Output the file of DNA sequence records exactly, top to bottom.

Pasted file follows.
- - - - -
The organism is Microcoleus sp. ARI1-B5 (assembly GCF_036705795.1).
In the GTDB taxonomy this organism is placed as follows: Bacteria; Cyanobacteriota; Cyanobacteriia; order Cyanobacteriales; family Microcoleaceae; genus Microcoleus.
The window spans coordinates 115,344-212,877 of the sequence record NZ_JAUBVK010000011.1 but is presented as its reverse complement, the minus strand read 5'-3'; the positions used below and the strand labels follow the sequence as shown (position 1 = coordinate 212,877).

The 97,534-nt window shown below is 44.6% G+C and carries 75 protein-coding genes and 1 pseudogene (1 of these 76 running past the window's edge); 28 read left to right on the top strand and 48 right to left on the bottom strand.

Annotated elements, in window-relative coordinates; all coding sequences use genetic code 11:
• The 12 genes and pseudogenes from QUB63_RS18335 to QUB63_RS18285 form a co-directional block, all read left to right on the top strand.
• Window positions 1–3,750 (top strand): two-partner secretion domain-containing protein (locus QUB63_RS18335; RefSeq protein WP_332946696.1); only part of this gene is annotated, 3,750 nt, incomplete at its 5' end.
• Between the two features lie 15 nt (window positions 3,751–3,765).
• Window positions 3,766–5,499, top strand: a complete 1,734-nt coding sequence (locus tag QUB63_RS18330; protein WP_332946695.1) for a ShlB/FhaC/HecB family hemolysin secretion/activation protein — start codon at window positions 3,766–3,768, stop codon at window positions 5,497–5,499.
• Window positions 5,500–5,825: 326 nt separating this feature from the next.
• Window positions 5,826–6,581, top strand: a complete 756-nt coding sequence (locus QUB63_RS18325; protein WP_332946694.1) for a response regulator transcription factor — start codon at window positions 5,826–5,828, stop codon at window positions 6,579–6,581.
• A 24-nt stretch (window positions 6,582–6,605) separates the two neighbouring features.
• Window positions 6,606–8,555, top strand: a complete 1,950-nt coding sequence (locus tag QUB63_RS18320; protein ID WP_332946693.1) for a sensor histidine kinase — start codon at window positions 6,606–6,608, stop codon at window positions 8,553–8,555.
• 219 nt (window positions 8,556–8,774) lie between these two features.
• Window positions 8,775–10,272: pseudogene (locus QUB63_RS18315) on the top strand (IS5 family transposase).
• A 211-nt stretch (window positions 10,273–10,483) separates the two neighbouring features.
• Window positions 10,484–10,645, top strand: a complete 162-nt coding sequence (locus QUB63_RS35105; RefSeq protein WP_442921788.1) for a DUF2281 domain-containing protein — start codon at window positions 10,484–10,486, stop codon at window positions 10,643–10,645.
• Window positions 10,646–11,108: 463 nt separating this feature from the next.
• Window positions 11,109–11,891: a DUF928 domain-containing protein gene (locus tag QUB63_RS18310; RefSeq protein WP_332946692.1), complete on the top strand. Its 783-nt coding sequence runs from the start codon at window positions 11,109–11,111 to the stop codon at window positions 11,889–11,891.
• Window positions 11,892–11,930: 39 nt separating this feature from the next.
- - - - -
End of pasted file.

The organism is Microcoleus sp. ARI1-B5 (assembly GCF_036705795.1).
In the GTDB taxonomy this organism is placed as follows: Bacteria; Cyanobacteriota; Cyanobacteriia; order Cyanobacteriales; family Microcoleaceae; genus Microcoleus.
The window spans coordinates 115,344-212,877 of the sequence record NZ_JAUBVK010000011.1 but is presented as its reverse complement, the minus strand read 5'-3'; the positions used below and the strand labels follow the sequence as shown (position 1 = coordinate 212,877).

The 97,534-nt window shown below is 44.6% G+C and carries 75 protein-coding genes and 1 pseudogene (1 of these 76 running past the window's edge); 28 read left to right on the top strand and 48 right to left on the bottom strand.

Annotated elements, in window-relative coordinates; all coding sequences use genetic code 11:
• The 12 genes and pseudogenes from QUB63_RS18335 to QUB63_RS18285 form a co-directional block, all read left to right on the top strand.
• Window positions 1–3,750 (top strand): two-partner secretion domain-containing protein (locus QUB63_RS18335; RefSeq protein WP_332946696.1); only part of this gene is annotated, 3,750 nt, incomplete at its 5' end.
• Between the two features lie 15 nt (window positions 3,751–3,765).
• Window positions 3,766–5,499, top strand: a complete 1,734-nt coding sequence (locus tag QUB63_RS18330; protein WP_332946695.1) for a ShlB/FhaC/HecB family hemolysin secretion/activation protein — start codon at window positions 3,766–3,768, stop codon at window positions 5,497–5,499.
• Window positions 5,500–5,825: 326 nt separating this feature from the next.
• Window positions 5,826–6,581, top strand: a complete 756-nt coding sequence (locus QUB63_RS18325; protein WP_332946694.1) for a response regulator transcription factor — start codon at window positions 5,826–5,828, stop codon at window positions 6,579–6,581.
• A 24-nt stretch (window positions 6,582–6,605) separates the two neighbouring features.
• Window positions 6,606–8,555, top strand: a complete 1,950-nt coding sequence (locus tag QUB63_RS18320; protein ID WP_332946693.1) for a sensor histidine kinase — start codon at window positions 6,606–6,608, stop codon at window positions 8,553–8,555.
• 219 nt (window positions 8,556–8,774) lie between these two features.
• Window positions 8,775–10,272: pseudogene (locus QUB63_RS18315) on the top strand (IS5 family transposase).
• A 211-nt stretch (window positions 10,273–10,483) separates the two neighbouring features.
• Window positions 10,484–10,645, top strand: a complete 162-nt coding sequence (locus QUB63_RS35105; RefSeq protein WP_442921788.1) for a DUF2281 domain-containing protein — start codon at window positions 10,484–10,486, stop codon at window positions 10,643–10,645.
• Window positions 10,646–11,108: 463 nt separating this feature from the next.
• Window positions 11,109–11,891: a DUF928 domain-containing protein gene (locus tag QUB63_RS18310; RefSeq protein WP_332946692.1), complete on the top strand. Its 783-nt coding sequence runs from the start codon at window positions 11,109–11,111 to the stop codon at window positions 11,889–11,891.
• Window positions 11,892–11,930: 39 nt separating this feature from the next.